L.A. Looks Nothing Like America (and That's Fine With Us)
File photo by Shannon Cottrell/L.A. Weekly
This election season feels like a disaster movie trailer voiced by the late, great Don LaFontaine.
In a world where we discriminate by religion, deport 11 million residents and think any judge who isn't white is suspect, there's one city where you can find solace. Welcome to Los Angeles ...
Yep, L.A. is its own place, often set apart from the rest of America, or at least from the really lame parts.
A new analysis of Metro Areas That Most & Least Resemble the U.S. by personal finance website WalletHub finds that L.A. ranks low — 359th overall out of 379 cities.
L.A. (actually the L.A.–Long Beach–Anaheim metropolitan statistical area) also ranked near the bottom (50th out of 52) for big cities, the site found.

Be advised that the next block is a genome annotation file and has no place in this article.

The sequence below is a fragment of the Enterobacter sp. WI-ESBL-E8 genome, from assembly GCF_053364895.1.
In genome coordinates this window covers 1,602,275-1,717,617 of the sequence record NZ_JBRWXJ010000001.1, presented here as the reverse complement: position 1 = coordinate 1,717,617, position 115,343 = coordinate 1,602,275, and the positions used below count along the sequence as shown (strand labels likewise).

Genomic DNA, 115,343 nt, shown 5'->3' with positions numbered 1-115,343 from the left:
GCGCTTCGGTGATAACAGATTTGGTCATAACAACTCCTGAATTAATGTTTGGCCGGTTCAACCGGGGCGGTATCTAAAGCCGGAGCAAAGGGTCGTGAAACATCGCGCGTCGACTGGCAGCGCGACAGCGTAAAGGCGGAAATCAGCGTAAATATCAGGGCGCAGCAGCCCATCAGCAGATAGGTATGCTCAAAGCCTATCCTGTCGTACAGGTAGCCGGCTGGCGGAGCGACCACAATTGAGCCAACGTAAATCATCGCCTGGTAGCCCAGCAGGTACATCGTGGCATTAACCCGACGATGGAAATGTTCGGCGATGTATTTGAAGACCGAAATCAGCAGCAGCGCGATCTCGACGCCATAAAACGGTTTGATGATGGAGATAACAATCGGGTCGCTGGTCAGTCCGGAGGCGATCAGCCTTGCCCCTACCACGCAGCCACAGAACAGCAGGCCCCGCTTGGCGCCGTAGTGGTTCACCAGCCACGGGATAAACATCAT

WalletHub looked at several metrics, including age, race, gender, income and even "tenure" in each town.
Los Angeles highlights include our bottom ranking, 379th, for tenure. Thanks, Hollywood. We ranked low (348th) for race. Thanks, Latinos. We also ranked fairly low (132nd) for our horrific "wealth gap" between rich and poor. Thanks, Patrick Soon-Shiong.
Here are some breakout stats for L.A. that were given to us by a WalletHub spokeswoman:
124th – Age
348th – Race
166th – Household Makeup
290th – Percent of Population with Health Insurance Coverage
379th – Housing Tenure (Renter-to-Owner Ratio)
100th – Household Income
132nd – Wealth Gap
304th – Percent of Households Receiving Food Stamps
183rd – Educational Attainment
If you want to move to a city that looks most like America, Indianapolis is the place. So go. Please. (L.A.'s getting kind of crowded.)